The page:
J.S. Bach's Goldberg Variations


Dr. Brendan Kinsella, Pianist

Dr. Brendan Kinsella

FREE Admission

Sunday, February 4, 2024
4:00 p.m.
The Piano Gallery
(361) 851-0400
4432 S. Padre Island Drive - Corpus Christi, TX
About the Artist

“An amazing pianist.” -The Houston Chronicle

“Brendan Kinsella presented the concert ‘Lisztomania’ on a date that could be daunting, October 22nd, 2011, the actual 200th birth anniversary of Franz Liszt, but you will hear that it didn’t seem to faze him at all. In fact, he attacked one of Liszt’s more famous transcriptions [Beethoven’s Fifth Symphony, op. 67] with the passion and energy that Liszt required.” -Bill Baker, host of Syracuse Public Radio’s “Concert Hall”.

Described as a “sensitive musician with an ear for color” by the Cincinnati Enquirer, pianist Brendan Kinsella’s recent concert engagements have taken him to New York, Chicago, Los Angeles, San Francisco, Houston, New Orleans, Holland, Italy, and other cities throughout the United States, Europe, and Asia. He earned his Bachelor (with honors) and Master of Music degrees at the University of Cincinnati College-Conservatory of Music as a pupil of Frank Weinstock (with additional coaching from James Tocco and Kenneth Griffiths) and in 2008 received his Doctor of Musical Arts degree from the University of Missouri-Kansas City as a student of Robert Weirich. In master classes, he has performed for artists such as Christopher Elton, Susan Graham, Martin Katz, Ani Kavafian, Anne-Akiko Meyers, Frederic Rzewski, Andre-Michel Schub, Peter Serkin, David Shifrin, Midori, and the Takacs Quartet. He completed his training as a Solo Piano Fellow at the Music Academy of the West, working under the guidance of Jerome Lowenthal, Professor of Piano at the Juilliard School. In 2010, he debuted as a soloist in Carnegie Hall’s Weill Recital Hall and was a featured concerto soloist at the prestigious Midwest Clinic in Chicago.

A dedicated teacher, Kinsella presently serves as Professor of Piano at the University of Texas-Rio Grande Valley, where he teaches applied piano, chamber music, piano pedagogy, and piano literature to an international class of gifted young musicians. Members of his select studio regularly participate in national and international summer festivals, perform in master classes for distinguished concert artists (such as Jerome Lowenthal, David Korevaar, Kevin Kenner, and Sean Chen), present their scholarly research at professional conferences, and gain admittance to prestigious MM and DMA programs nationwide (the Peabody Institute, The University of Cincinnati College-Conservatory of Music, the University of Michigan, Temple University, and the University of Texas-Austin, to name a few. As the founder of the South Texas Collegiate MTNA Chapter, students in his piano pedagogy symposium gained national prominence as the recipients of the 2022 “Collegiate Chapter of the Year” Award by Music Teachers National Association, the highest honor in their discipline. Before joining the faculty at UTRGV, he was a member of the piano area at Missouri Western State University and held graduate assistantships in piano and collaborative piano at CCM and UMKC.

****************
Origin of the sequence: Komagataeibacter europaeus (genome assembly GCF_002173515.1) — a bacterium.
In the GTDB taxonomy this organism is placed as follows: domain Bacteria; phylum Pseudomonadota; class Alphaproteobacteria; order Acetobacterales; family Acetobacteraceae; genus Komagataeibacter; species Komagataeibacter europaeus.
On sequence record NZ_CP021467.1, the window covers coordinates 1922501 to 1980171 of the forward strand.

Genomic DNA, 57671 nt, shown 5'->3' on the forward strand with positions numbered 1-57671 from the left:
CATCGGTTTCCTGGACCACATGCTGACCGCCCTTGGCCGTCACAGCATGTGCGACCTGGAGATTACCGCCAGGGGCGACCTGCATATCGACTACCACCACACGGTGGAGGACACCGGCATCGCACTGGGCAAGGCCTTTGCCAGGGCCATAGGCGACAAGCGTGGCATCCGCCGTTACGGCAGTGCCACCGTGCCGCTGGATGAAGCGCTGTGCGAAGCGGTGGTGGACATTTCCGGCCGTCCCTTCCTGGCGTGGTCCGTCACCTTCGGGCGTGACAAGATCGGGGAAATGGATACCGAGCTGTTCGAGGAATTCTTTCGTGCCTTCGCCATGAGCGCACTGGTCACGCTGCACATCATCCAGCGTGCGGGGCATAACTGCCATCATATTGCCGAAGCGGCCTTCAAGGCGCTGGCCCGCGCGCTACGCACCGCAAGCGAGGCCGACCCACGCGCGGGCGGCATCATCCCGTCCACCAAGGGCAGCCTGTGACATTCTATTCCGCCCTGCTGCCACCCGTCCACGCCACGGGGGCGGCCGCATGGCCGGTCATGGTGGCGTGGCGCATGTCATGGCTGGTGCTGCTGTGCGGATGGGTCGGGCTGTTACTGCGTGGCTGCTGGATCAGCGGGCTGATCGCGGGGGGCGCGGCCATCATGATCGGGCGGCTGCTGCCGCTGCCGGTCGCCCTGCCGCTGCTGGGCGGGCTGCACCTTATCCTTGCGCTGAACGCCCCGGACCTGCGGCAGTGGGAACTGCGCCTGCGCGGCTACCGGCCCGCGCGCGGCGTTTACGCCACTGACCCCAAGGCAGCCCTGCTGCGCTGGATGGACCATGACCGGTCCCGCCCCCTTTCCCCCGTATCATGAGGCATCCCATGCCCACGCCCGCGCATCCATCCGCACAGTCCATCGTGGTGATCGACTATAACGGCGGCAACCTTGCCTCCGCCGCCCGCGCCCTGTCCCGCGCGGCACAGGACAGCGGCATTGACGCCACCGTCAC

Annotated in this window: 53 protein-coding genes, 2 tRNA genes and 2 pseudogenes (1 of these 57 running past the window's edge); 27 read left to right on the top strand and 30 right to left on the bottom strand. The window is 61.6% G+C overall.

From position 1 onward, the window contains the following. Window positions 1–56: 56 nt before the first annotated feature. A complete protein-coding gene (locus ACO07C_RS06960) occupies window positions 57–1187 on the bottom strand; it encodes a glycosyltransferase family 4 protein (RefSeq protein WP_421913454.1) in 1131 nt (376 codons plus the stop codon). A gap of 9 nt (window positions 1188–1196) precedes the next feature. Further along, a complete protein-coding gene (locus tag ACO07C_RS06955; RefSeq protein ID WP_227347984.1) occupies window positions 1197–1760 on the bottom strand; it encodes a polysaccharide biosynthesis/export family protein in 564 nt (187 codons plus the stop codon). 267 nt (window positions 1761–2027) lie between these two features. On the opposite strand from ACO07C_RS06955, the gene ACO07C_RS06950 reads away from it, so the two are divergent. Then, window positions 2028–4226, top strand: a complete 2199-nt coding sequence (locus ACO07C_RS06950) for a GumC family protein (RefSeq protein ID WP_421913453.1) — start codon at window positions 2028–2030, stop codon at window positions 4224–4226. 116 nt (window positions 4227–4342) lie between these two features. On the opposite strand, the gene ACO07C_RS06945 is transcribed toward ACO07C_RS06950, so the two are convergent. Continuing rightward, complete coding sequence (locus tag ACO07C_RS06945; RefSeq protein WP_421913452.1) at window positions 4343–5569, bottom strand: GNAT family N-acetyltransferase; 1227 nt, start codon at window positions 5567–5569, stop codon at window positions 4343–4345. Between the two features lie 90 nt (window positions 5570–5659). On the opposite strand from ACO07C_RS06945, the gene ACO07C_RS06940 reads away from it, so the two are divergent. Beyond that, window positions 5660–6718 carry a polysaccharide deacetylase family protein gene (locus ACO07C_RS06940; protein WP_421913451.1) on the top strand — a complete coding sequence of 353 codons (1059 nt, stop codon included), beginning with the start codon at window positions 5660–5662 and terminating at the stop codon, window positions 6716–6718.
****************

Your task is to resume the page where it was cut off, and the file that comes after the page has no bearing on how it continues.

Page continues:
Born 1980 in Cincinnati, Ohio, Kinsella began playing the piano at age 11 and made his concerto debut at 15. A live recording of his performance of Messiaen’s Oiseaux Exotiques at the Midwest Clinic is commercially available from the MarkRecords label, and his recording of Narong Prangcharoen’s chamber music was released on Albany records in 2012 to favorable reviews. His recent and upcoming engagements include performances of concerti by Ravel, Bach, Beethoven, and Grieg; a series of outreach and recruitment concerts throughout Texas with his collegiate studio; and nationwide performances of Bach’s monumental Goldberg Variations.